So the really hard-core fan — by which I mean someone like me, who is so pathetically hooked on local sports news that the hiring of a new defensive coordinator has an effect on my day — might find himself in deep consideration of whether the Jets should take another chance on an equal-parts talent and pain in the neck like the pouty, stubborn defensive end Muhammad Wilkerson. (Probably not.) Or, as I confess to doing, arguing in the comments section of Giants.com that Eli Manning still has a couple of years left in him, so the new general manager ought to forget about drafting one of those touted-but-flawed West Coast quarterbacks and take the running back from Penn State instead.


Taking On Terrorists and a Turkish Scandal, Beneath a Fleeting Spotlight

Amid the tumult last March of the Trump administration’s abrupt firing of Preet Bharara from his post as the United States attorney in Manhattan, his deputy, Joon H. Kim, a virtual unknown to the public, quietly stepped in.

It did not take long for Mr. Kim to be thrust into the spotlight.

Within days, he announced that the office would not file charges after what he said was a “thorough investigation” of Mayor Bill de Blasio’s campaign fund-raising. In the ensuing months, Mr. Kim’s office indicted the man who drove a pickup truck down a crowded West Side bike path, killing eight people in the deadliest terrorist attack in New York since Sept. 11, and it filed charges against nearly a dozen people in a college basketball corruption scandal.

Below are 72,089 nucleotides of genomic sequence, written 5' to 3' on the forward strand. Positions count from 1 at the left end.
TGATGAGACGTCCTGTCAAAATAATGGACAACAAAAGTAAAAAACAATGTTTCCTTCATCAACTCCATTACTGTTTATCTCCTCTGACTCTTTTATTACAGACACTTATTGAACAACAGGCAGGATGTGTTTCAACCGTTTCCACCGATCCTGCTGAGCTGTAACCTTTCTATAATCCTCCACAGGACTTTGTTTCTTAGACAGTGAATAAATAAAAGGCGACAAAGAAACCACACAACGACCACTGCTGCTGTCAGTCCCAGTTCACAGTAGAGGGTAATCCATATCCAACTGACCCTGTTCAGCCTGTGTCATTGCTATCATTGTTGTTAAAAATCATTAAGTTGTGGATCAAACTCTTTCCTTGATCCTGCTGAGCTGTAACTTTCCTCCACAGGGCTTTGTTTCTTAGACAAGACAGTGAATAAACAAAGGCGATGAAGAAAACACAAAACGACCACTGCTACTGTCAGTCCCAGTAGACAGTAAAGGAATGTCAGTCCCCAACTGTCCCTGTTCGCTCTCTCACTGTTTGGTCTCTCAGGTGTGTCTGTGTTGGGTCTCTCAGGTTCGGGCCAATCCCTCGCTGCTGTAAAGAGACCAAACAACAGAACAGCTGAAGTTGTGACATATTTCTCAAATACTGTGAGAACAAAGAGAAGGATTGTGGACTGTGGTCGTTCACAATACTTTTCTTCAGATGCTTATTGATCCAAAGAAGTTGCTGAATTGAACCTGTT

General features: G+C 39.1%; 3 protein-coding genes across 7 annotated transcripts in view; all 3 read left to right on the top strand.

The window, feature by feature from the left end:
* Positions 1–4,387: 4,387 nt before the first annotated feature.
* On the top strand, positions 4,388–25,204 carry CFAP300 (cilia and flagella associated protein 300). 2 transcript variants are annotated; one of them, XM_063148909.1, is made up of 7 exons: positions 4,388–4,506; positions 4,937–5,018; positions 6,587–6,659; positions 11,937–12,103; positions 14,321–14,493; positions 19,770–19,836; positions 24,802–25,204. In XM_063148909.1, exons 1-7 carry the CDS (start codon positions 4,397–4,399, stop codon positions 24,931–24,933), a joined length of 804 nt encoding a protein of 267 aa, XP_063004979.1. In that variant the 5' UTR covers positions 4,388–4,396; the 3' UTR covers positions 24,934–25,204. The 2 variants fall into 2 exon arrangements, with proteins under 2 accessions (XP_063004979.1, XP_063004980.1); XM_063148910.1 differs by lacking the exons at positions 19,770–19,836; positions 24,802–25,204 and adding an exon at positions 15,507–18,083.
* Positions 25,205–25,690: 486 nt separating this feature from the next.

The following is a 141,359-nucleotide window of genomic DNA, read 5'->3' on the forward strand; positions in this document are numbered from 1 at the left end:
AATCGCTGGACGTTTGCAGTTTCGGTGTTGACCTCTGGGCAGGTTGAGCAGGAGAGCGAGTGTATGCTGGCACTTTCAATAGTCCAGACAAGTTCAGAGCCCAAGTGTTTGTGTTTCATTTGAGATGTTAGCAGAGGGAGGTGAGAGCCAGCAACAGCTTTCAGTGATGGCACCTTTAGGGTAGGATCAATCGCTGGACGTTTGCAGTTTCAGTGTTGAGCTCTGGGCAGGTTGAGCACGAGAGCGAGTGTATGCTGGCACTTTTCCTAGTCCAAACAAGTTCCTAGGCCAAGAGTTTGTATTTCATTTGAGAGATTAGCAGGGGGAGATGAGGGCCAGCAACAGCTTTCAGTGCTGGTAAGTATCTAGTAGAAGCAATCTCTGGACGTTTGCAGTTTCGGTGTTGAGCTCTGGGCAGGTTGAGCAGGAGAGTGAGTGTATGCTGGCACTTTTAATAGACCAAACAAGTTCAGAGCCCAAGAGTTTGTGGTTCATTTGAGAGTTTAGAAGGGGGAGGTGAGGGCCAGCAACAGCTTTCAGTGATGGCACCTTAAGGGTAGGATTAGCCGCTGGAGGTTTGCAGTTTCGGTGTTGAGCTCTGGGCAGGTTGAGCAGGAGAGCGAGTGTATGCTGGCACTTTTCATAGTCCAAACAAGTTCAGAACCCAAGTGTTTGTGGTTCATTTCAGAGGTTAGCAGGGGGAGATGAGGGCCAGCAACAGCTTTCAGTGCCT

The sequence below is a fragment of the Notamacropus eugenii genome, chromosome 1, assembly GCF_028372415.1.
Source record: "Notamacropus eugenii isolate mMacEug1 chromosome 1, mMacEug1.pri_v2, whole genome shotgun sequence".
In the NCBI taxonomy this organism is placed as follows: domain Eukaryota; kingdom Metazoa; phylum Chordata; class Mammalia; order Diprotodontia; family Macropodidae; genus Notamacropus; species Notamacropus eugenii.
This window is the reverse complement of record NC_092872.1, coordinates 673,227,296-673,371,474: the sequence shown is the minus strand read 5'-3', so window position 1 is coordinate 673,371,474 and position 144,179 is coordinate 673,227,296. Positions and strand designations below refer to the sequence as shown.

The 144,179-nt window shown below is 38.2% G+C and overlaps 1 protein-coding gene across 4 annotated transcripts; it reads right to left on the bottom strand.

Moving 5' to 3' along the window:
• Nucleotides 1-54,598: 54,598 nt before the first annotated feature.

And on the day Mr. Kim learned he was being replaced by a prosecutor appointed by Attorney General Jeff Sessions, his office won a high-stakes trial of a Turkish banker in a conspiracy to violate United States sanctions on Iran.

Indeed, Mr. Kim’s 10 months as acting United States attorney were anything but quiet.

Mr. Kim, in a series of recent interviews, reflected on his brief but busy tenure leading the United States attorney's office for the Southern District of New York, a job he took under what he called “unusual and difficult" circumstances.

Despite several corruption-related prosecutions focused on New York lawmakers, Mr. Kim was uncertain that the message in Albany had been received. “Did we hope that it would have more of an impact than it appears to have had? The answer is yes.”Credit…Drew Angerer/Getty Images